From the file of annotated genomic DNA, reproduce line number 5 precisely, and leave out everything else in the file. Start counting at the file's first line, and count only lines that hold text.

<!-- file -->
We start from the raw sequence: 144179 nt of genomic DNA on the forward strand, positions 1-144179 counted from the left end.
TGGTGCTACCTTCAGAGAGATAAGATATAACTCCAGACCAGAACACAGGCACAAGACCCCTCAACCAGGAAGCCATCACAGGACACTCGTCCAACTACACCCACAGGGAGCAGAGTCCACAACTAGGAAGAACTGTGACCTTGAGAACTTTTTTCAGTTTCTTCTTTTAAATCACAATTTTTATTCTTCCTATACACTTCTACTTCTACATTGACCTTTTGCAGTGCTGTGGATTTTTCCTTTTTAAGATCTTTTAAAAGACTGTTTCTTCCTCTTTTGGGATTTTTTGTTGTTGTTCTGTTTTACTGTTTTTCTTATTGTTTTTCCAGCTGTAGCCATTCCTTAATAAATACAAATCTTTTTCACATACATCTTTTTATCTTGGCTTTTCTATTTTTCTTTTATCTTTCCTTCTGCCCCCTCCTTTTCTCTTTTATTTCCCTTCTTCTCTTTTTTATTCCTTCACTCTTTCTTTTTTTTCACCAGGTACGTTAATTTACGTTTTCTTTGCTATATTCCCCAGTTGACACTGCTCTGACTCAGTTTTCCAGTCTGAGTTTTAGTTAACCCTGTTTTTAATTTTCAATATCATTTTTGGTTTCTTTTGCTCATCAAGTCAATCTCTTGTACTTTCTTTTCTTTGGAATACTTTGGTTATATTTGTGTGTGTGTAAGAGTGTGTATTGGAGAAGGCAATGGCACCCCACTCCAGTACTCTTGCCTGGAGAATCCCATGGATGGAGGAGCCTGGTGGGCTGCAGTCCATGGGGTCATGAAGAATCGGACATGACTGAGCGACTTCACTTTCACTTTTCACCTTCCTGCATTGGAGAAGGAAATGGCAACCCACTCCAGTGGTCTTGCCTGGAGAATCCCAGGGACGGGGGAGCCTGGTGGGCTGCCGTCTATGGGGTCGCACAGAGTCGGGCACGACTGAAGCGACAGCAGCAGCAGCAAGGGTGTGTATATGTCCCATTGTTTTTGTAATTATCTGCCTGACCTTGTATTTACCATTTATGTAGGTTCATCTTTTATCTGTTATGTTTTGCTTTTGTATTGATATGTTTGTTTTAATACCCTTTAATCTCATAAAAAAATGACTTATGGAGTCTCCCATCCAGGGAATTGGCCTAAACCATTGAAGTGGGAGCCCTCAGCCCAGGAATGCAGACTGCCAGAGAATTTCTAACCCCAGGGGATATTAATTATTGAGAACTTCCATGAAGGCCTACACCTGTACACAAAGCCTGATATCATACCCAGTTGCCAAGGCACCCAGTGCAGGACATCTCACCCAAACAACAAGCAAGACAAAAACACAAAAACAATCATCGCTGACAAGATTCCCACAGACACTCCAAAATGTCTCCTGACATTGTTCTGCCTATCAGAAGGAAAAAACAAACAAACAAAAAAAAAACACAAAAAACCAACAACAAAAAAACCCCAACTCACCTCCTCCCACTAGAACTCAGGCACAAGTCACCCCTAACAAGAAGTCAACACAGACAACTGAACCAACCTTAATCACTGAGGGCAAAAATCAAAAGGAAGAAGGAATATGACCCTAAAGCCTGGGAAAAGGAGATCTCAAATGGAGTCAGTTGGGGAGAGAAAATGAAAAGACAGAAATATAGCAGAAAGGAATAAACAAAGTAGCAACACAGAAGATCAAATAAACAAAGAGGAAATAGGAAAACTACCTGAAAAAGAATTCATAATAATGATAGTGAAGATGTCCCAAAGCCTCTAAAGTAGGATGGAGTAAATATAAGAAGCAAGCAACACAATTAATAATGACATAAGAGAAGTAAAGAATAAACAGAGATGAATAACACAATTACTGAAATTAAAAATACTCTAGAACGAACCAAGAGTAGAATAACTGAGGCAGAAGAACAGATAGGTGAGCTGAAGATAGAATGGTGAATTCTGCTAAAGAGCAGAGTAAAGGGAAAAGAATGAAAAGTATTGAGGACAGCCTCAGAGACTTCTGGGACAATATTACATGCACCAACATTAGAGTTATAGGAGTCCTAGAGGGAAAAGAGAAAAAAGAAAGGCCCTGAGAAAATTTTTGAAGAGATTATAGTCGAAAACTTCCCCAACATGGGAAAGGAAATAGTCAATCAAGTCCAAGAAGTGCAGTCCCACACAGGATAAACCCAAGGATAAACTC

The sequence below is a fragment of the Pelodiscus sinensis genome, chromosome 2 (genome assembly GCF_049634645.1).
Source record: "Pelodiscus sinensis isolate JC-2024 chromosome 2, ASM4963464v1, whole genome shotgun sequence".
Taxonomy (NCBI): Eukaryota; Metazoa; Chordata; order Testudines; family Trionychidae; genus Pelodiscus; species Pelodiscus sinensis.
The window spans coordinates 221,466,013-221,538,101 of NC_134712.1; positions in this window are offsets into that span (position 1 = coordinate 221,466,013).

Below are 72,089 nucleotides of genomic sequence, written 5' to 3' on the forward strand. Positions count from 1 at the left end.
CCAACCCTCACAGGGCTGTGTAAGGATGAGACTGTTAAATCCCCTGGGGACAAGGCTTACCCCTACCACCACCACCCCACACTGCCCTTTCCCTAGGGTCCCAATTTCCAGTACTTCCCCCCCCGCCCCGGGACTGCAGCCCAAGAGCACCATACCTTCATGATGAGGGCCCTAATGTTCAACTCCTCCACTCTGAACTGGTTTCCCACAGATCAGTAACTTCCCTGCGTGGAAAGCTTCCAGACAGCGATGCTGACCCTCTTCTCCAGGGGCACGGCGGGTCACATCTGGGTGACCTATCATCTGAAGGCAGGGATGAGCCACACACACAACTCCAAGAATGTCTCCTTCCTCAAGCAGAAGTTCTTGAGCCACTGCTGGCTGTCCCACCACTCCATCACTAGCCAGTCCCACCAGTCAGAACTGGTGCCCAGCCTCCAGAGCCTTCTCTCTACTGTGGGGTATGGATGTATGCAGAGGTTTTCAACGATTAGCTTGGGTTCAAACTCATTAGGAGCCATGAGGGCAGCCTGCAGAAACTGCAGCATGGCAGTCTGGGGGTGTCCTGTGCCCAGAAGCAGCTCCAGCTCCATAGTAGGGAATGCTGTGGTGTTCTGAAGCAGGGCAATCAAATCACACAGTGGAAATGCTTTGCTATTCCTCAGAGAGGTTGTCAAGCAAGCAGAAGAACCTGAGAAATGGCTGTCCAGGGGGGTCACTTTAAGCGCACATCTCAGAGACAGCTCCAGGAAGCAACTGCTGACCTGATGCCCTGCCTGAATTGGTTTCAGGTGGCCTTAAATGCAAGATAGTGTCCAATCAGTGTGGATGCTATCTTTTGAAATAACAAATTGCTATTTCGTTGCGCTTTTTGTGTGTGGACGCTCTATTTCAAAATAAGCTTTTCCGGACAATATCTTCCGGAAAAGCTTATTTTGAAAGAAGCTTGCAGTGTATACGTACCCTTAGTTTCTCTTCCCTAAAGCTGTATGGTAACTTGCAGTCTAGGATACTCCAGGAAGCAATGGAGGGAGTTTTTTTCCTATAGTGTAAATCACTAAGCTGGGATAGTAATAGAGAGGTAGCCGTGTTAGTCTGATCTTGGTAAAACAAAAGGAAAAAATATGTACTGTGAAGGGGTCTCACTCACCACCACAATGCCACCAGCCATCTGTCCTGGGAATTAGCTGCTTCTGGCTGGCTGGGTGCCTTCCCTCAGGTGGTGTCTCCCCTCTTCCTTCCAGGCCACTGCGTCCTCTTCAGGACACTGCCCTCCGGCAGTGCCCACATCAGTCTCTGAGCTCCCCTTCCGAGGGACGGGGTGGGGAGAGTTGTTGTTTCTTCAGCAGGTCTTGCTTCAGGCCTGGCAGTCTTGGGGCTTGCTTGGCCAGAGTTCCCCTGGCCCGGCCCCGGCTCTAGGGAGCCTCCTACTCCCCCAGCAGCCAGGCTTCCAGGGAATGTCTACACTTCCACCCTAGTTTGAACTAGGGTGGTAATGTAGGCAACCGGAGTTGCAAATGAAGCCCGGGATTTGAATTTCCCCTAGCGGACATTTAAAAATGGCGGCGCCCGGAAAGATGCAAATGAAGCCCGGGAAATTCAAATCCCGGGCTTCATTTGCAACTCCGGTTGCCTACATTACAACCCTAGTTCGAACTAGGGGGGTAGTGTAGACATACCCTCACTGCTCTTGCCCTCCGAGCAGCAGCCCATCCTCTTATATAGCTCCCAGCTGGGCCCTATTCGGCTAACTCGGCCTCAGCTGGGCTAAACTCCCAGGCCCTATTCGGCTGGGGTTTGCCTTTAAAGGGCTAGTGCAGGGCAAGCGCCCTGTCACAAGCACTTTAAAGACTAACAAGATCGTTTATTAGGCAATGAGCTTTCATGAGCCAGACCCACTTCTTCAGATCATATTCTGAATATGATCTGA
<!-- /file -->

Taxonomy (NCBI): Eukaryota; Metazoa; Chordata; order Testudines; family Trionychidae; genus Pelodiscus; species Pelodiscus sinensis.